Wednesday, December 3, 2008

Naomi Klein: Most Influential Figure on the American Left?

Readers will get a kick out of this piece on Naomi Klein at the New Yorker, "Outside Agitator."

Here's a passage from the scene in Toronto where Klein was being introduced:

“We apologize for starting late, but it’s typical activist time, so I’m sure you’re used to it,” a young woman organizer said from the stage. The young woman wore a black necklace, black jeans, and black hoop earrings. She urged the audience to fight racism and poverty, and to work for education, international solidarity, justice for immigrants and refugees, and solidarity with Palestine and with the Mohawk of Tyendinaga and the Algonquin of Barriere Lake, on whose behalf the fund-raiser that night was being held. She squinted into the lights. “I’m glad you can’t see the audience from here,” she said, “because I don’t think I’ve ever spoken in front of eight hundred and fifty people except at a protest, and then you can always dissolve into a chant.” She consulted her notes. “To a different audience—to those that hold capital and power in this society—Naomi Klein’s words and her ideas are seen as a serious threat,” she said. “Her words are a source of inspiration . . . for those of us who were and are being radicalized by the anti-globalization, anti-colonial, and anti-poverty movements and the demands to change the system totally and completely.”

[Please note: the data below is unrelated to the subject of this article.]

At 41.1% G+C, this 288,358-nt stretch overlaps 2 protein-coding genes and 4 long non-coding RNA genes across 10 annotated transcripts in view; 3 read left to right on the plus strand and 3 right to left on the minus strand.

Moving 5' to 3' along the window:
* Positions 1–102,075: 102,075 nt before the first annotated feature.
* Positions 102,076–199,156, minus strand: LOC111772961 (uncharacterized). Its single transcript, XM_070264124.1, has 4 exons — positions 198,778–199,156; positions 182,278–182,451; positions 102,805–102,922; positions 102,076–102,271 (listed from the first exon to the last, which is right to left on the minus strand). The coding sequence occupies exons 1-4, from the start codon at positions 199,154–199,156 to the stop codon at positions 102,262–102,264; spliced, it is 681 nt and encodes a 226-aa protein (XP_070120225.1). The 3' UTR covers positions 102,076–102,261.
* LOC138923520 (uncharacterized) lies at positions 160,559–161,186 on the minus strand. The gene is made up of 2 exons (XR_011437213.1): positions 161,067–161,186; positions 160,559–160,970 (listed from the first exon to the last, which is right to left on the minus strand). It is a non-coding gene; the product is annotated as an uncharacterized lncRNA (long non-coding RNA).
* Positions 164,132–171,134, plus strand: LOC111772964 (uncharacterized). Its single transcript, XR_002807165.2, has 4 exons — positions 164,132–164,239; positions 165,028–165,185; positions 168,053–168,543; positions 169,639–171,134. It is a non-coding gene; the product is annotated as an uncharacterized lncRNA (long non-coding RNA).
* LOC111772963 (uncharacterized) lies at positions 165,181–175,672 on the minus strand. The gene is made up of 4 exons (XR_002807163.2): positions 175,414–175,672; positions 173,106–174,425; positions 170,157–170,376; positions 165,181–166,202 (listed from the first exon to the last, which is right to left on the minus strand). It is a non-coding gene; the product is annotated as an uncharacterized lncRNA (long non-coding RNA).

Like I said: You've got to love it!

Hey, solidarity between Mohawks and Algonquins and Hamas? Oh, it's "imperialism." I got it.

Here's the description of Klein's book, The Shock Doctrine:

The central thesis of the book is that capitalism and democracy, free markets and free people, do not, as we’ve been told, go hand in hand. On the contrary, capitalism—at least fundamentalist capitalism, of the type promoted by the late economist Milton Friedman and his “Chicago School” acolytes—is so unpopular, and so obviously harmful to everyone except the richest of the rich, that its establishment requires, at best, trickery and, at worst, terror and torture. Friedman believed that markets perform best when freed from government interference, so he advocated getting rid of tariffs, subsidies, minimum-wage laws, public housing, Social Security, financial regulation, and licensing requirements, including those for doctors—indeed, virtually every measure devised to protect people from the market’s harsh logic. Klein argues that the only circumstance in which a population would accept Friedman-style reforms is when it is in a state of shock, following a crisis of some sort—a natural disaster, a terrorist attack, a war. A person in shock regresses to a childlike state in which he longs for a parental figure to take control; similarly, a population in a state of shock will hand exceptional powers to its leaders, permitting them to destroy the regulatory functions of government.
Read the whole thing, here.

The piece goes on to say that Klein's "the most visible and influential figure on the American left—what Howard Zinn and Noam Chomsky were thirty years ago."

Of course, like her predecessors, she'll quietly recede into irrelevance as the current economy emerges out of recession - unless, shock!, she ends up being a true prophet of the coming progressive moment in world history.

See also my earlier essay, "
Naomi Klein's Anti-Imperialist Blueprint for the Left."


Anonymous said...

Hi Don,
Please email me, I am using an older computer, as mine is having emergency surgery, and this one is lacking my address book! I have a very interesting email to send you...

PRH said...

Never heard of Naomi...